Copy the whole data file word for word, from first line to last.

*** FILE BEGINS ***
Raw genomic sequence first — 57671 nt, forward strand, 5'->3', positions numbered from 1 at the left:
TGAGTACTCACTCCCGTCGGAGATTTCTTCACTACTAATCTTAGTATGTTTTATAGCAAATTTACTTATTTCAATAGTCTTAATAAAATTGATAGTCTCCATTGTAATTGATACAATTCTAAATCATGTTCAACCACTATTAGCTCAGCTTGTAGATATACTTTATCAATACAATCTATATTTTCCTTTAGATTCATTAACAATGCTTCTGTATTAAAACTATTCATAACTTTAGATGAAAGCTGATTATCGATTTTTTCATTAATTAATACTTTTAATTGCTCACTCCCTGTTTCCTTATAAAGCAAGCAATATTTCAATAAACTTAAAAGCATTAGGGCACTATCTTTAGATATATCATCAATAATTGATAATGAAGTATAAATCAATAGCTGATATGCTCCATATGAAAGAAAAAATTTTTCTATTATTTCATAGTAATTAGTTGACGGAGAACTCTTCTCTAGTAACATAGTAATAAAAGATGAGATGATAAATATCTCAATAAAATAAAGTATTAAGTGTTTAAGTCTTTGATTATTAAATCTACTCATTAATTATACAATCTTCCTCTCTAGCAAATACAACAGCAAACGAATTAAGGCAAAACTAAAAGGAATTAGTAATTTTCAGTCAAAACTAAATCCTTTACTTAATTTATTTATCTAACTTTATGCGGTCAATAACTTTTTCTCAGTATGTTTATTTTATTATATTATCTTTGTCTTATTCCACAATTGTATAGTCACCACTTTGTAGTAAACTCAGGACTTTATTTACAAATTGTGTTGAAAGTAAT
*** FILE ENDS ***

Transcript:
Raw genomic sequence first — 57671 nt, forward strand, 5'->3', positions numbered from 1 at the left:
TGAGTACTCACTCCCGTCGGAGATTTCTTCACTACTAATCTTAGTATGTTTTATAGCAAATTTACTTATTTCAATAGTCTTAATAAAATTGATAGTCTCCATTGTAATTGATACAATTCTAAATCATGTTCAACCACTATTAGCTCAGCTTGTAGATATACTTTATCAATACAATCTATATTTTCCTTTAGATTCATTAACAATGCTTCTGTATTAAAACTATTCATAACTTTAGATGAAAGCTGATTATCGATTTTTTCATTAATTAATACTTTTAATTGCTCACTCCCTGTTTCCTTATAAAGCAAGCAATATTTCAATAAACTTAAAAGCATTAGGGCACTATCTTTAGATATATCATCAATAATTGATAATGAAGTATAAATCAATAGCTGATATGCTCCATATGAAAGAAAAAATTTTTCTATTATTTCATAGTAATTAGTTGACGGAGAACTCTTCTCTAGTAACATAGTAATAAAAGATGAGATGATAAATATCTCAATAAAATAAAGTATTAAGTGTTTAAGTCTTTGATTATTAAATCTACTCATTAATTATACAATCTTCCTCTCTAGCAAATACAACAGCAAACGAATTAAGGCAAAACTAAAAGGAATTAGTAATTTTCAGTCAAAACTAAATCCTTTACTTAATTTATTTATCTAACTTTATGCGGTCAATAACTTTTTCTCAGTATGTTTATTTTATTATATTATCTTTGTCTTATTCCACAATTGTATAGTCACCACTTTGTAGTAAACTCAGGACTTTATTTACAAATTGTGTTGAAAGTAAT